State considering charging disabled at some facilities
ALBANY (AP) -- Lawmakers and some advocates are questioning a possible plan to charge disabled people to use state parks, campsites and golf courses.
State Parks Commissioner Bernadette Castro told the New York Post she is exploring a plan to charge disabled people half the regular fees to use the state's network of parks and other attractions, then dedicate the fees to making parks more accessible.
New York is the only state in the country that doesn't charge disabled people who use its more than 200 state parks and historic sites. State-run sites charge daily fees, or users can buy an annual pass for $49. Camping fees are $12 a day or more.
Castro told the newspaper the state could raise $2 million a year with the half-price admission for disabled people, using the money on such things as widening trails and improving access to rivers and lakes.
But advocates for the disabled say the fees could keep people from enjoying the parks. Susan Scheer of the Center for Independence on the Disabled in New York told the Post that 70 percent of people with permanent disabilities are unemployed and could not afford any fee.
2 former officers sentenced for lying in torture case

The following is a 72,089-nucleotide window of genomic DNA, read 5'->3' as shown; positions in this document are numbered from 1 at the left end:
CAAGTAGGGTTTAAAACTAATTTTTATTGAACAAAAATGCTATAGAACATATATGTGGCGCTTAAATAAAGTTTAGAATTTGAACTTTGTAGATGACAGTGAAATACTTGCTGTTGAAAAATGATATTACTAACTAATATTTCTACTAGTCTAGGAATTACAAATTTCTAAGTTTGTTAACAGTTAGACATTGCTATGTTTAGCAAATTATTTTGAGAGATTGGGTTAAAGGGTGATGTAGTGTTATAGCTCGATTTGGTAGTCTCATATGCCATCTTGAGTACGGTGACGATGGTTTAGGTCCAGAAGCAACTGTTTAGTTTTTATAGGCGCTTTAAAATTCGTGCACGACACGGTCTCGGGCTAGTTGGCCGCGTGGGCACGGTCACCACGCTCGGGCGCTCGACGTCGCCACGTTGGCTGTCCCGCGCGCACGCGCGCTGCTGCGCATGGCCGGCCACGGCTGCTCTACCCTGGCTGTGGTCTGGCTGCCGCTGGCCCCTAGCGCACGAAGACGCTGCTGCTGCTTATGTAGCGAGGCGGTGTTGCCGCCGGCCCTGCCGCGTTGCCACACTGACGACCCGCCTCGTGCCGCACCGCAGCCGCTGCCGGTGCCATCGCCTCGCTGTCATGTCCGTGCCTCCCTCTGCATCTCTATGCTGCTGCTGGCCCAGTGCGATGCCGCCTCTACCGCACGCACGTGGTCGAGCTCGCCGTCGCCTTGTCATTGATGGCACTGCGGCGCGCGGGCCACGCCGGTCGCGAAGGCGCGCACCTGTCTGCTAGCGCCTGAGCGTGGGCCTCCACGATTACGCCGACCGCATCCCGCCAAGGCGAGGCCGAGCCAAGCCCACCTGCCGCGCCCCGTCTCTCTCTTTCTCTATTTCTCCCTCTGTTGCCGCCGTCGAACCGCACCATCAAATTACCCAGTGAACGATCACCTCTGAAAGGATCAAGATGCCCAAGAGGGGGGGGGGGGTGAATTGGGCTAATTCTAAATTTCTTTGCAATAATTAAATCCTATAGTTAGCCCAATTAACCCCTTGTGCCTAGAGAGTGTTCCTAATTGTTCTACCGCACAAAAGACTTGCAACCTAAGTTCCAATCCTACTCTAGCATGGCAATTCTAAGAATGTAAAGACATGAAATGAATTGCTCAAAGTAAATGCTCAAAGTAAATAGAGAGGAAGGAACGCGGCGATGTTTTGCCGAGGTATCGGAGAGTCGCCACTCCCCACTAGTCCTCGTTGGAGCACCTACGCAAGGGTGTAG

NEW YORK (AP) -- Two former police officers were put on probation for misleading FBI investigators about the torture and sodomizing of Abner Louima in 1997 at a Brooklyn precinct house.
Francisco Rosario, 36, and Rolando Aleman, 30, were among six officers to either be convicted or plead guilty in the attack on Louima, a black Haitian immigrant who was dragged into the precinct bathroom and sodomized with a broken broomstick.
Rosario was sentenced to three years' probation Friday by U.S. District Judge Eugene Nickerson. Aleman, 30, was given two years' probation.
Prosecutors said they saw Justin Volpe, one of the attackers, throw a battered, half-naked Louima into a holding cell. Volpe admitted in a guilty plea that he wanted to punish Louima because he believed he had punched him outside a nightclub.
Prosecutors accused Aleman and Rosario of lying to the FBI, first claiming they were not there and later saying the officer they saw was not Volpe.
Aleman pleaded guilty. A jury convicted Rosario last year.
7 infants got adult dose of antibiotic, but are OK
ROCHESTER (AP) -- Seven babies in an intensive-care unit were mistakenly given adult doses of a common antibiotic over a three-day period, but the hospital said there was no evidence that any of them was harmed.
"I can say unequivocally that we are not aware of any effects and do not anticipate any," said Dr. Raymond Mayewski, chief medical officer at Strong Memorial Hospital.
From Dec. 24 to 26, the infants were given Gentamicin -- the only medication for children that the hospital makes by diluting adult doses. Syringes of the antibiotic were mistakenly labeled by a hospital pharmacist as a pediatric dose, Mayewski said.
A doctor spotted high levels of the antibiotic in the babies' blood. Tests produced no evidence of side effects, which could include kidney damage and hearing loss.
The state Health Department is sending officials to the hospital this week to investigate.